We have summer wardrobes and winter wardrobes. But, why is there never a monsoon wardrobe?
Falling between extreme heat and extreme cold, the rainy season often gets short changed even though if ever caught in a sudden shower, the entire day is lost for not taking the right care.
Yet we take that chance. This beats the whole point of looking professional and comfortable during the monsoons. It’s far simpler to switch to a casual pair of shoes and leave tousled hair to dry after being caught one of these showers but this approach sure takes away the assured and competent look you worked so hard on.
Another wrong approach to the monsoons is thinking only in terms of getting caught in a sudden shower or a steady downpour. We forget to consider the extreme humidity that wilts not just our clothes, but our hair and skin too.
When summer gives way to monsoon, it’s generally convenient for us to continue with the light cottons that made the summer heat bearable. After all, you say to yourself ‘humidity is just another form of heat’. It’s actually isn’t. While light cottons and linens maintain their line and texture in the summer heat quite well, humidity is quite another matter. They wilt as a result of moisture expanding and contracting the fabric.
You still need to stick to cottons, but it’s time to introduce a light polyester mix. A 20-80 mix with polyester at 20%, will do just fine. This will ensure that your shirts, tops and/or trousers don’t wilt, retaining their creases while the fabric breathes and dries fast too. Another alternative to try is the double mercerized cotton fabric. It’s a special treatment given to the same fabric, giving it a sheen and strength. Terrific for monsoons. Wrinkle-free fabrics are another option you must consider. Avoid thick fabrics as they take long to dry and could leave you with a rash.
Wearing darker colors helps you hide wrinkles better. Cleaning mud spots off them is far simpler too. Dark colours even when wet and clingy are not as sheer as their lighter counterparts. Women in particular should wear at least one layer of dark clothing during the monsoons for this reason. Ensure to create a matching ensemble with this in mind. Don’t take a sunny day for granted. There’s always a chance you’d get caught in a sudden shower.
Good rubber-soled shoes that are perfectly formal and can handle the puddles and the sludge of the monsoons, are available in plenty. Hence, avoid leather and suede. Leather begins to smell when wet and cracks on drying. Both leather and suede retain moisture and lose their precious sheen. So pack these expensive ones away for a dry day. Women must avoid higher heels. Comfortable slip-ons are the order of the season. A pair of platform heels fit fine too.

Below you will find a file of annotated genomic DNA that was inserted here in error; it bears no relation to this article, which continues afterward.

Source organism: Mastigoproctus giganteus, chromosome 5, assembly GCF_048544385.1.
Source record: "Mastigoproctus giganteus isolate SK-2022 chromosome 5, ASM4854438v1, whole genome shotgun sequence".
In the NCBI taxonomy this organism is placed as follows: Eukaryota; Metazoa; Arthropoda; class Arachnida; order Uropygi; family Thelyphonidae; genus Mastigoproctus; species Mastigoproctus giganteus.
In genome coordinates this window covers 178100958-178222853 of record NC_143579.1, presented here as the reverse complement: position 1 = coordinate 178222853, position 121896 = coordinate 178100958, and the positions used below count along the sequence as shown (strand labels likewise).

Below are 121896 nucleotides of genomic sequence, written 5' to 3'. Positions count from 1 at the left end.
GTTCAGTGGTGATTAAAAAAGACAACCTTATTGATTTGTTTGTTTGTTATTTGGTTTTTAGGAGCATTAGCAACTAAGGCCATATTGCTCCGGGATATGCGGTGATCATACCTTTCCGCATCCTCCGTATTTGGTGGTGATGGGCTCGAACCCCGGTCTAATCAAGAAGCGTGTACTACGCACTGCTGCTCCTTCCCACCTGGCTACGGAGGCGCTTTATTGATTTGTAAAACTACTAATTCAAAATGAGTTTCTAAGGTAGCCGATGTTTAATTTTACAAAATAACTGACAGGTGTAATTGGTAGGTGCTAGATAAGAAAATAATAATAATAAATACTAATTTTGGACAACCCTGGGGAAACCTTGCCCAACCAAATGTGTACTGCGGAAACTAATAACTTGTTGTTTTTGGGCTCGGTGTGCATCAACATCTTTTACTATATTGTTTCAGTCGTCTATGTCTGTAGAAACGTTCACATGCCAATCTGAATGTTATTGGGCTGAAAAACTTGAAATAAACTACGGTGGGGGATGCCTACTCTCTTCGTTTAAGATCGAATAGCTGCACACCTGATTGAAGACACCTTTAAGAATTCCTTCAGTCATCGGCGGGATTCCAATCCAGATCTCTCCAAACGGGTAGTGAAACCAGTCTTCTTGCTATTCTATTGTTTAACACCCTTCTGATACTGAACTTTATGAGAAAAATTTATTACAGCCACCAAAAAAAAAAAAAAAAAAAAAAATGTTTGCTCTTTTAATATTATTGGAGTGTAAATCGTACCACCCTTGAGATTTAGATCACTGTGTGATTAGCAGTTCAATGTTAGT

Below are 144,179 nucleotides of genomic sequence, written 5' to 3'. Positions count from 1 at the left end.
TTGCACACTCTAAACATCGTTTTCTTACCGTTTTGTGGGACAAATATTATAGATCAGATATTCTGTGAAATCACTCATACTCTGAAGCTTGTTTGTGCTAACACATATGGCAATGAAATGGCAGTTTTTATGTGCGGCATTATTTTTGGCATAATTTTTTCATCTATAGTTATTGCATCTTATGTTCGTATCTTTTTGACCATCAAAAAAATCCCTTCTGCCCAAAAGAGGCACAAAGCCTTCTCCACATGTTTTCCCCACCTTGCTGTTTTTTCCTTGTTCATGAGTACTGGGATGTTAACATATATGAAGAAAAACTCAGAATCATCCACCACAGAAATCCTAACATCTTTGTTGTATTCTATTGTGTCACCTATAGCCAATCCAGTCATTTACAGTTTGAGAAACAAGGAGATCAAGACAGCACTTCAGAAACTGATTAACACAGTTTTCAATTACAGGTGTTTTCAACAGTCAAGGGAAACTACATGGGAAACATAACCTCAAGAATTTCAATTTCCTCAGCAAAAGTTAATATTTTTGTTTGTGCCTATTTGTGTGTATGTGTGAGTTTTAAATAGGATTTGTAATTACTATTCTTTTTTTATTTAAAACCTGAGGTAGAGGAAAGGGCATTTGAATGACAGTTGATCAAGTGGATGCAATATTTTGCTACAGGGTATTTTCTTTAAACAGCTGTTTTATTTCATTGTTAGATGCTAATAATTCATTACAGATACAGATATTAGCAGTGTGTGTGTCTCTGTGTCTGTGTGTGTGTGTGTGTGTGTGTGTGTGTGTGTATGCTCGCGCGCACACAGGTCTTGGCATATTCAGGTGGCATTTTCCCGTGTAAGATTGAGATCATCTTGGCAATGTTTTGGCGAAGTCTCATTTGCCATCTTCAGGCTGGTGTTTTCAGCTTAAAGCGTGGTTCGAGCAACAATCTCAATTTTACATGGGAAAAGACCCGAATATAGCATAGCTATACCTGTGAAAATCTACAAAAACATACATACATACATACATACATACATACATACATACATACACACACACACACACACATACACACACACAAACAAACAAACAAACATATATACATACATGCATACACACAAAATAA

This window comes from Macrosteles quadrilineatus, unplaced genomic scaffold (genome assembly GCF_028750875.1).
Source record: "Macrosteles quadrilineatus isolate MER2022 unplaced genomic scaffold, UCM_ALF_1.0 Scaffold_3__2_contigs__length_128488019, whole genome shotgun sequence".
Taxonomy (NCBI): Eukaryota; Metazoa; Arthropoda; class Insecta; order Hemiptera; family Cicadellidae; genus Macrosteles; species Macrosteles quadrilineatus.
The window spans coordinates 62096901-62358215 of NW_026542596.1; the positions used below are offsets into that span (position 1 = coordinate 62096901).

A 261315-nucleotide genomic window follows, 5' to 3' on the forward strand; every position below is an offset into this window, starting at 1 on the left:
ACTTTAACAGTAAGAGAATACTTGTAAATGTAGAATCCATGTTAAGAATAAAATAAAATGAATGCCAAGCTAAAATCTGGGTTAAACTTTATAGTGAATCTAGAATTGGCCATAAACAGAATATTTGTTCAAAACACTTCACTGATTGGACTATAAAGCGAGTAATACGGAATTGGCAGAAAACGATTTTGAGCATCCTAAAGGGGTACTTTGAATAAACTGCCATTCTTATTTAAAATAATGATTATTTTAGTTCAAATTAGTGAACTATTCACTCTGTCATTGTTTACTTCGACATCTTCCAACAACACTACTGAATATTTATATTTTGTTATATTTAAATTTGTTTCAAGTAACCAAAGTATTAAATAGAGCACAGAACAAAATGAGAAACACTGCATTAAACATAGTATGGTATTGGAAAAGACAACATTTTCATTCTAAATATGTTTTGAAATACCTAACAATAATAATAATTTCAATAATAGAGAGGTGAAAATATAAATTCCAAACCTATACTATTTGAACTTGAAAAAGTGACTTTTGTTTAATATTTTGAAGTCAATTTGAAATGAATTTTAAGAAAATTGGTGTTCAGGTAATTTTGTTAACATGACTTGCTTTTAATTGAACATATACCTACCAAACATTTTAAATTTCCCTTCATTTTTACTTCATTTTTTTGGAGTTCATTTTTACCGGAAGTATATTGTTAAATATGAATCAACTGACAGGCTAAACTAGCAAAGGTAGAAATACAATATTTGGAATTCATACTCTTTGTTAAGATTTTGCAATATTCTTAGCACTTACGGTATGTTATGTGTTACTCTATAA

Never forget those water-proof fake watches. As for replica handbags, carry ones with an over-the-top cover. Avoid leather if you can. Keep a couple in handy colours, that go with most of your monsoon wear. The more immediate concern would be to prevent water from seeping in.
Clean and dry is what you must get whether you are caught in a quick shower, a thorough drench or face round-the-clock humidity. Good old talcum powder is not only for summers, it comes handy during the monsoon too.
Minimal make up is the rule for the season. Use a water-based moisturizer if you have dry skin. Avoid foundation. If you want to use mascaras and eye liners, make sure they are water-proof. No glossy, lipsticks. Wash your face frequently to clear your face of the humidity-related sweat, grime and oil.
This is a tough one. The shorter the better. But even short hair can get frizzy, limp and all temperamental during the monsoons. To manage it better, keep your hair cropped to shoulder length or a few levels below that. Avoid styling products all through this season.
When it comes to umbrellas and raincoats, don’t presume that if you travel by car, you won’t need one. Always keep an umbrella in your car. If there’s a bit more walking involved, a raincoat or jacket is a must.
Formal umbrellas, rain coats and jackets are available in polyester, PVC and nylon. Raincoats and jackets come in breathable fabrics that help counter the humidity that can otherwise leave you perspiring within minutes.
Make sure your car is parked in a dry place if the option exists viz. underground or covered parking lots. Taking short cuts by parking outside is not a good idea during monsoon. The smallest shower can create puddles that are difficult to avoid when reaching for your car.
A set of spare clothes and shoes at work may be a good idea. You would need to change at least once during the season. Sitting in soggy, wilting clothes that wet the chair and make you squelch in wet shoes won’t do much for that very Corporate Image, would it?